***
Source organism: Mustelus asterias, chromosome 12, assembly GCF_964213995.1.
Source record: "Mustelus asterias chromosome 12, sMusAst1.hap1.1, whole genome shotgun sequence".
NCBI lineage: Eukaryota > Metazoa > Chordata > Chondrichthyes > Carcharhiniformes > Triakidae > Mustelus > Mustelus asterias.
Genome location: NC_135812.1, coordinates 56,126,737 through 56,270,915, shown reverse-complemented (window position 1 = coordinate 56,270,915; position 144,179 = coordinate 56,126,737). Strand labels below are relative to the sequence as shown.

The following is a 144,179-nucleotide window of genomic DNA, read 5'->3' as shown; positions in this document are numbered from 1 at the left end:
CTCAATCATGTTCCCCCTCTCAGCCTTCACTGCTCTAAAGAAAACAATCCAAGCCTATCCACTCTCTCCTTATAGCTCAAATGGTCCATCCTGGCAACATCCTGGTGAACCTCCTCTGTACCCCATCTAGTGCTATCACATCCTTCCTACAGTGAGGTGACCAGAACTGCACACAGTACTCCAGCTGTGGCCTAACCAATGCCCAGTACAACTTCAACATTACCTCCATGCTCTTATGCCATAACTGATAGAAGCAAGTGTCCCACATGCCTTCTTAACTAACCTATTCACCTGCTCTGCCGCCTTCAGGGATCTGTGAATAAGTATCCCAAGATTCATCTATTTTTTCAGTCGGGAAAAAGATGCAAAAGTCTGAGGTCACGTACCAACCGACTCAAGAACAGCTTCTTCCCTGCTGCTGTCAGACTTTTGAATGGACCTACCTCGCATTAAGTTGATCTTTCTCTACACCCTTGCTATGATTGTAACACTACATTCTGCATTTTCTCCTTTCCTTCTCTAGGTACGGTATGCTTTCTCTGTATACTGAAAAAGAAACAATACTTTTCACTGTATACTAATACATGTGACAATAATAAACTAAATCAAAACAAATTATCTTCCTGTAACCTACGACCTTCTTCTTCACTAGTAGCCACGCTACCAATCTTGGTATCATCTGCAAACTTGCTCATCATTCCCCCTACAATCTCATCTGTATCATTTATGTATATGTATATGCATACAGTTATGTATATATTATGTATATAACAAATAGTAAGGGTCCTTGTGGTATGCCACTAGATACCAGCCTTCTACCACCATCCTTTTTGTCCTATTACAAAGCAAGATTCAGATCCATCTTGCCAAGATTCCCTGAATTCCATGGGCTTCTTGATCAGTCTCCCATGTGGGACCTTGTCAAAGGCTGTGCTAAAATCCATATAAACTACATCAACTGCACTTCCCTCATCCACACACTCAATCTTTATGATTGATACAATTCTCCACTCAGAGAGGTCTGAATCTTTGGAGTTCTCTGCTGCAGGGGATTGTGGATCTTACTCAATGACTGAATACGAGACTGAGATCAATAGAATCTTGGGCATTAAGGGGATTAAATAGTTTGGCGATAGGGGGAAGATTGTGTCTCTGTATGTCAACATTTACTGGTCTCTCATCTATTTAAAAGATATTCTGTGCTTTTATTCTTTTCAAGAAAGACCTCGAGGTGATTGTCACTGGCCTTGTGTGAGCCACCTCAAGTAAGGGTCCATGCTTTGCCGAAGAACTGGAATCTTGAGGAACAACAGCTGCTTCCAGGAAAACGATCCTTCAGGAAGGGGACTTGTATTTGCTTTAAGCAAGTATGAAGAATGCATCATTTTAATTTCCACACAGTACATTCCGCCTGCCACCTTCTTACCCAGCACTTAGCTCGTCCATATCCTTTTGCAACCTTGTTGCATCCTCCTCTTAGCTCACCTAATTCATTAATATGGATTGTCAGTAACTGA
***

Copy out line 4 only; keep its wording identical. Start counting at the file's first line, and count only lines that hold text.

Genome location: NC_135812.1, coordinates 56,126,737 through 56,270,915, shown reverse-complemented (window position 1 = coordinate 56,270,915; position 144,179 = coordinate 56,126,737). Strand labels below are relative to the sequence as shown.